commoncents

The newly form club focuses on personal finance and creating a "safe space" to talk about money.

A new Wharton club has launched to teach students the "Common Cents" of personal finance. 

Founded last semester, Common Cents aims to provide personal finance help to its members. This semester, the club started programming and plans to host a series of events to address topics like investment strategies, real estate investment and retirement planning.

Wharton MBA student Swati Patel, the president and founder of Common Cents, said she was inspired to start the club early last semester. Prior to coming to campus to begin her MBA program, she worked in financial services at companies including JP Morgan.

“By virtue of working at a bank for a number of years, along the way, I used to get questions asked a lot by my friends … about anything and everything related to their money," she said. "The interesting thing is, during welcome weekend and preterm here, I was part of several conversations that were similar in nature.” 

Swati said that later on she realized students would benefit from an additional resource for personal finance advising. She said there is a "huge gap" between students' abilities to "think very academically about companies and their financial statements" and their abilities to think about their own wealth.

After the club was approved, Common Cents attracted members who also saw a need for additional personal finance advising.

“A lot of students at Wharton take student loans, and they budget for tuition, budget for travel … People want to learn specific things,” Wharton MBA student and club member Neal Sengupta  said.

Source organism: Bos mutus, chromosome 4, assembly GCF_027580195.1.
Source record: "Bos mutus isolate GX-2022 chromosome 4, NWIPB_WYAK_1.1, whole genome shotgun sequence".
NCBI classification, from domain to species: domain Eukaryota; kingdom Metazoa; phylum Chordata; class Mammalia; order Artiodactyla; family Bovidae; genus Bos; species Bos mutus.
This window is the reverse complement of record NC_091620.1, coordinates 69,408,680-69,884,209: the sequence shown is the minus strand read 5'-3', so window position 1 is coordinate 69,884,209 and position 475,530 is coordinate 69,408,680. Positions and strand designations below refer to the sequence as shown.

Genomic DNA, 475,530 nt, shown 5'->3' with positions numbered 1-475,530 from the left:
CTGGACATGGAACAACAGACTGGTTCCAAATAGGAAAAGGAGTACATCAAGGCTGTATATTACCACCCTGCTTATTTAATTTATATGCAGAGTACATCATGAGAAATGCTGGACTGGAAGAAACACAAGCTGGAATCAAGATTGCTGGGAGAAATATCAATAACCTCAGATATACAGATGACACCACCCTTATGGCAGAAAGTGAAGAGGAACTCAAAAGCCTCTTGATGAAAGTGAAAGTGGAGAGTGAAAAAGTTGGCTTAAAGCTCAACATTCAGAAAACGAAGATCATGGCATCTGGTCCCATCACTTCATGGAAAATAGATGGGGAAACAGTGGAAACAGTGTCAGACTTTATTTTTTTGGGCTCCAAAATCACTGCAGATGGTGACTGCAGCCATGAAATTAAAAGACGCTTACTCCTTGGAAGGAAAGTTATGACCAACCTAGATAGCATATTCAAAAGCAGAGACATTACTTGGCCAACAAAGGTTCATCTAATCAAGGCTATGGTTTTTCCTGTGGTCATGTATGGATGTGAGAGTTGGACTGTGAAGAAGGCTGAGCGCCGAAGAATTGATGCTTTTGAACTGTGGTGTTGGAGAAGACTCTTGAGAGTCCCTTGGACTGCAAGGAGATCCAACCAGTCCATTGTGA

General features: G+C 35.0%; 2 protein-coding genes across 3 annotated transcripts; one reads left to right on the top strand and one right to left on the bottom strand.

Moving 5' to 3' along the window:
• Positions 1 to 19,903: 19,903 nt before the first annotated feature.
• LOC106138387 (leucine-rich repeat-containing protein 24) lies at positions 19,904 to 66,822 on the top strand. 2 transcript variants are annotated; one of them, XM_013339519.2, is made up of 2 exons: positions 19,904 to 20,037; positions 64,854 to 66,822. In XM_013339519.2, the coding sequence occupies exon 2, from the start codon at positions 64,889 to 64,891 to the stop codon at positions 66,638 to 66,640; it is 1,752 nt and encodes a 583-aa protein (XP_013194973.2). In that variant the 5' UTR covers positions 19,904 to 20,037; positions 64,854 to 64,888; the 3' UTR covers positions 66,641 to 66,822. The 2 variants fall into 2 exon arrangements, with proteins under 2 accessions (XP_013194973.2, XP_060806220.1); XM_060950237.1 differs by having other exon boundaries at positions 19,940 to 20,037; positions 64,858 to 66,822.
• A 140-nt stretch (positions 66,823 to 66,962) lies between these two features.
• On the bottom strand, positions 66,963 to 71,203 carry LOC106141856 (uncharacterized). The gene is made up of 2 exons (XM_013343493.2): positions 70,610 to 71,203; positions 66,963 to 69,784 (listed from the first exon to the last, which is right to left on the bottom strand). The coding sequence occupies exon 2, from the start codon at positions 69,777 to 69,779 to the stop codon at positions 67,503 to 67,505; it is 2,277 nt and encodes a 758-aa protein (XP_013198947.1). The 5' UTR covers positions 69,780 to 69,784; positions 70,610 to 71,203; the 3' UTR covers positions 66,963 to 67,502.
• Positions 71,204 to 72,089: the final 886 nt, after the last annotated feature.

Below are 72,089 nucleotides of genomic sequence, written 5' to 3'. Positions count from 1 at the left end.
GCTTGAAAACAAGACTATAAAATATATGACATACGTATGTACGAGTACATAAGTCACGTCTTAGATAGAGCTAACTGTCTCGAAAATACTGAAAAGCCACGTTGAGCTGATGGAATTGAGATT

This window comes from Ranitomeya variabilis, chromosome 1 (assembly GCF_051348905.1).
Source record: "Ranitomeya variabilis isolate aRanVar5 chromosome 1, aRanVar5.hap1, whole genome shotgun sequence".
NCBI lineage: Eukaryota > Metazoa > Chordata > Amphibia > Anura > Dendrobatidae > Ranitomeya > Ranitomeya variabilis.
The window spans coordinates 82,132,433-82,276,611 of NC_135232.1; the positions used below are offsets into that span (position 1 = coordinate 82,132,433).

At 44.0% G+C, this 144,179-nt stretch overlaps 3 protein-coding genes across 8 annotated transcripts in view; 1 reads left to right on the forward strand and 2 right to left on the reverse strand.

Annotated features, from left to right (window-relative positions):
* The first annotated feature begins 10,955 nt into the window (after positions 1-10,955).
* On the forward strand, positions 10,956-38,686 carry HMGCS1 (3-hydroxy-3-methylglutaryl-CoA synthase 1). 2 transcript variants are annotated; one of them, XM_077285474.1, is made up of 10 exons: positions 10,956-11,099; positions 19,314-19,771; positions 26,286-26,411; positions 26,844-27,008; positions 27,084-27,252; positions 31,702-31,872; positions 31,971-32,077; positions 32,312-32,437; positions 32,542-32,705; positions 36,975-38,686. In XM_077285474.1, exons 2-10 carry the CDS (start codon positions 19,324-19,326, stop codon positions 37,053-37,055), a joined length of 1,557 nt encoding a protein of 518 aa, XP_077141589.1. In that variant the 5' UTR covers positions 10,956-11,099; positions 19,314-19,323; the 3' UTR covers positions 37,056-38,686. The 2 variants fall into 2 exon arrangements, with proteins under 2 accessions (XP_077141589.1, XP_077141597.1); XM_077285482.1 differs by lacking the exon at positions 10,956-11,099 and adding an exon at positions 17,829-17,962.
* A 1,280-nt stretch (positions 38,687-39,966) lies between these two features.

“We want to have a forum where we can bring in some specialists and provide support,” said Wharton MBA student and Common Cents board member Sorina Codrea. 

Common Cents is currently only for graduate students at Wharton. Next year, the club will open up to other schools on campus as well as to undergraduate students, Patel said. However, undergraduate programs will have a different focus because graduate students typically have work experience and are more familiar with taxes.

Programming began this semester, and Common Cents has already hosted three events in the past month. The organization surveyed students about which personal finance topics they were most interested in learning more about, and the club plans to dedicate one month of programming to each of the top five topics.

For the first month, Common Cents hosted three different events covering general personal finance advice and investment strategy. The organization brought in three industry professionals who held Q&A sessions with club members. At the end of this semester, Common Cents will host the CEO of Investopedia for the conclusion of this semester’s programming.

Patel said she hopes students feel comfortable asking for financial advice at the club's events. 

“Money is very sensitive," she said. "People don’t feel comfortable talking about it …The goal [of Common Cents] is to be that type of safe space.”

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